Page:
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Dietary carotenoids and their role in combating vitamin A deficiency: a review of the literature. *

OBJECTIVE: To evaluate the evidence that carotene-rich fruits and vegetables can overcome vitamin A deficiency.

DESIGN: Results of studies on the relationship between dietary carotenoids and vitamin A deficiency were evaluated critically.

RESULTS: Increased intake of fruits and vegetables has been shown to be related to improved vitamin A status in many cross-sectional, case-control and community-based studies, but this does not prove causality of the relationship. Many experimental studies indicating a positive effect of fruits and vegetables can be criticized for their poor experimental design while recent experimental studies have found no effect of vegetables on vitamin A status.

Thus, it is too early to draw firm conclusions about the role of carotene-rich fruits and vegetables in overcoming vitamin A deficiency. Bioavailability of dietary carotenoids and their conversion to retinol are influenced by the following factors: Species of carotene; molecular Linkage; Amount of carotene in a meal; Matrix in which the carotenoid is incorporated; Absorption modifiers; Nutrient status of the host; Genetic factors; Host-related factors and Interactions (SLAMANGHI). Studies are required to quantify the impact of these factors, especially of the matrix, host-related factors and absorption modifiers.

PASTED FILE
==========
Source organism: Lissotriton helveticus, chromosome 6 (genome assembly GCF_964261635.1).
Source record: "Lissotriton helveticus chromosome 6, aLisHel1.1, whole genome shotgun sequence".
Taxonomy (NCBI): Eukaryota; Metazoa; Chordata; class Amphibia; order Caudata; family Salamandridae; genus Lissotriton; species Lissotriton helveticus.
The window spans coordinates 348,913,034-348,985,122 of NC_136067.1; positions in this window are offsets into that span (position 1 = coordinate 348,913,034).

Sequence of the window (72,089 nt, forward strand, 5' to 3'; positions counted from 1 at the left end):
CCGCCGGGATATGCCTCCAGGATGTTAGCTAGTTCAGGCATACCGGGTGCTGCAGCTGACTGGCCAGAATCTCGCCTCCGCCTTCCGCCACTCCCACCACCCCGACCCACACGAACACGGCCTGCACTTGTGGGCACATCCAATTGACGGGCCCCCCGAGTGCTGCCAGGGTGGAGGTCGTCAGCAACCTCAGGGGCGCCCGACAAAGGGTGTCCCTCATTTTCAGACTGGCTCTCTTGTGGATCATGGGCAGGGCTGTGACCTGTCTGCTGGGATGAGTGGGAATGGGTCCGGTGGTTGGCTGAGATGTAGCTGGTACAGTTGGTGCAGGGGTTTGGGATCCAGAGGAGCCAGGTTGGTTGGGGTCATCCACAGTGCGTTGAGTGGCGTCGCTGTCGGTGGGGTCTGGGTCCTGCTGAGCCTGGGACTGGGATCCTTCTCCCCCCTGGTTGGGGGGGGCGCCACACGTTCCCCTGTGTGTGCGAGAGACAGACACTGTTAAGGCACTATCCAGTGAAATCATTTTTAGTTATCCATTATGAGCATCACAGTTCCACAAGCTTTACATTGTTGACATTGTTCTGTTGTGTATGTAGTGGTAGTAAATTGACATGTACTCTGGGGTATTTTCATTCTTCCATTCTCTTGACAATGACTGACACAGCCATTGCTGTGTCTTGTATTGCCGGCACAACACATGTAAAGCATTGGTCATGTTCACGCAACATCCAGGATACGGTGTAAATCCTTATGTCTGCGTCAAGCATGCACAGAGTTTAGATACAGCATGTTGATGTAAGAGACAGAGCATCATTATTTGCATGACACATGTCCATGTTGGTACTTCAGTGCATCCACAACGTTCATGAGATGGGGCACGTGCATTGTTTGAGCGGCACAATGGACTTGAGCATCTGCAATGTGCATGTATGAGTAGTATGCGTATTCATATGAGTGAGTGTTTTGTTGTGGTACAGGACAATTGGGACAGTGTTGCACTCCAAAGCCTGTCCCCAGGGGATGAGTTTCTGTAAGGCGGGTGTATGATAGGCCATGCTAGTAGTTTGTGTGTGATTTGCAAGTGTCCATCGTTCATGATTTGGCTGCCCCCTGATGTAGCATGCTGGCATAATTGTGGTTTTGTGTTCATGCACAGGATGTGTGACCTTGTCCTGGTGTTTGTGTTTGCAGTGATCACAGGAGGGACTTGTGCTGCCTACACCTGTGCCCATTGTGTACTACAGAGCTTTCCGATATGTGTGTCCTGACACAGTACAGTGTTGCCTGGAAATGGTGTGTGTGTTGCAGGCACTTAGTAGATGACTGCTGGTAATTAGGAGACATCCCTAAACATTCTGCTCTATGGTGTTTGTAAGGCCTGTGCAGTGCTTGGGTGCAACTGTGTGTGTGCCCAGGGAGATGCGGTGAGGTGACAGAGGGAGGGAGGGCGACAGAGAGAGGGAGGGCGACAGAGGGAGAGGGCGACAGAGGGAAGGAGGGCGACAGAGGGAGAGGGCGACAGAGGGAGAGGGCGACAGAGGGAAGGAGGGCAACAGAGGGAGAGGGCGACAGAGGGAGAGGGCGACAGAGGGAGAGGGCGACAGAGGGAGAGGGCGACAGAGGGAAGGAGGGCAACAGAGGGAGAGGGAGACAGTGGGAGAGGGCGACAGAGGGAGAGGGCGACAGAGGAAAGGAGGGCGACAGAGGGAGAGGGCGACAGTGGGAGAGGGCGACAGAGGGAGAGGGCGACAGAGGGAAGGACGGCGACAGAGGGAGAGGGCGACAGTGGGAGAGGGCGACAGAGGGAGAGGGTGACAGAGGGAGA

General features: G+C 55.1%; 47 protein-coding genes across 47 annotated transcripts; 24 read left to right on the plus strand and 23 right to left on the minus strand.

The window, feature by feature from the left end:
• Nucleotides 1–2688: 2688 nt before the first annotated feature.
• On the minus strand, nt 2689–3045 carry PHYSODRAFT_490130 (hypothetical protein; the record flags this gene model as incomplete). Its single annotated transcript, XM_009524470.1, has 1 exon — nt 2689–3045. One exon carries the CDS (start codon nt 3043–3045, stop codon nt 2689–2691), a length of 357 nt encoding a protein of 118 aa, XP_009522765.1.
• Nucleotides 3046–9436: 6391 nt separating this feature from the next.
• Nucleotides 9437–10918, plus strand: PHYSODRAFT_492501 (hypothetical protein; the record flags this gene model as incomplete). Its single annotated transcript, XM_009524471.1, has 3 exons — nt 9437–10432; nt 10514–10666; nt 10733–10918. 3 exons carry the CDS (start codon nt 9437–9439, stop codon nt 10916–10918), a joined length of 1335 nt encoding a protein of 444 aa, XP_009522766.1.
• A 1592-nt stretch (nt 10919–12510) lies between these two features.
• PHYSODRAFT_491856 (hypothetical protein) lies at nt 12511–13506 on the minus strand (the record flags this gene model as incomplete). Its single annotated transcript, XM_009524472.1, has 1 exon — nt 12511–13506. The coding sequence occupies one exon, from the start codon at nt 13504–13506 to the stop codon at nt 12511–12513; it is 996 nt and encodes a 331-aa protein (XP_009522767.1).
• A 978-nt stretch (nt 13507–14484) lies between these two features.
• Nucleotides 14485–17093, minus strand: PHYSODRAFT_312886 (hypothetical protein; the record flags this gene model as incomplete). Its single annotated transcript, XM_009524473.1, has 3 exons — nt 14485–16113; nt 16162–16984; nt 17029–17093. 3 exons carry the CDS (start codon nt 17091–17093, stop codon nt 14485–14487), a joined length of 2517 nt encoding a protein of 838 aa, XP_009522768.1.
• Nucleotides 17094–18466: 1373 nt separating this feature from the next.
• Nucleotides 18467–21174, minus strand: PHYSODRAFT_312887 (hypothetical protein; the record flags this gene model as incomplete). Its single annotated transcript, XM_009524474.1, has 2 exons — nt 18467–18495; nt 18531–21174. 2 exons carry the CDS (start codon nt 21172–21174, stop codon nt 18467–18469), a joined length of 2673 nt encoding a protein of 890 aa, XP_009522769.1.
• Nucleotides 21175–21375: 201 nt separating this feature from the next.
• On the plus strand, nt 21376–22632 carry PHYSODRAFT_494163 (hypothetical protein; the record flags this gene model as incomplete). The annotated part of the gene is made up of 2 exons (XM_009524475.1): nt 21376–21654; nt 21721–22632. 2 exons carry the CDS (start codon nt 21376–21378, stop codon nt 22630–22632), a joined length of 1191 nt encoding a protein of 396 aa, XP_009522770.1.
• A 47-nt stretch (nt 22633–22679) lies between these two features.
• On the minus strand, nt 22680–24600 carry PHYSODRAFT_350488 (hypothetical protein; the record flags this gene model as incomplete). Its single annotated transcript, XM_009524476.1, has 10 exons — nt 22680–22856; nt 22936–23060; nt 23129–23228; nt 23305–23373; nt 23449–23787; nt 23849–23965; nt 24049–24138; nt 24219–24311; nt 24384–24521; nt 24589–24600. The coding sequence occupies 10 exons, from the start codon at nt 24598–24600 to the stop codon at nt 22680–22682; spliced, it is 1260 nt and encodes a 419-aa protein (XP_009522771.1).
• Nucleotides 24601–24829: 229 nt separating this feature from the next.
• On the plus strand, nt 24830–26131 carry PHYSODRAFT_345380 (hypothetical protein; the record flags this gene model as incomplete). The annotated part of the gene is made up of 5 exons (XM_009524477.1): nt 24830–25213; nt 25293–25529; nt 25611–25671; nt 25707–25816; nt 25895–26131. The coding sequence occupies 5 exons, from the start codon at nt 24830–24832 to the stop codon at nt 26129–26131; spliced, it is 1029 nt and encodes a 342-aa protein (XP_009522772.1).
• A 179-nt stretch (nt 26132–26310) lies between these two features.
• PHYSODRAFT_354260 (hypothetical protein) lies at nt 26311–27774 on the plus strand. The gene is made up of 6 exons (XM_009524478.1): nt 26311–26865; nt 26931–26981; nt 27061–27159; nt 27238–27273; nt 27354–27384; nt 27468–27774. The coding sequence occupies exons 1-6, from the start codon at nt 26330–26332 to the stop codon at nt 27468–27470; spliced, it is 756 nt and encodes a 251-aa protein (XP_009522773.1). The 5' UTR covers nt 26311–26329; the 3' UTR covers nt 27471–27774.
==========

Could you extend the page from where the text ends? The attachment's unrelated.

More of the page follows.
CONCLUSIONS: The effectiveness of carotene-rich foods in improving vitamin A status and ways of improving carotene bioavailability need further investigation.

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As with any procedure, there could be pain or other substantial risks involved. These concerns should be discussed with your health care provider prior to any treatment so that you have proper informed consent and understand that there are no guarantees to healing.

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Published on 08-19-2006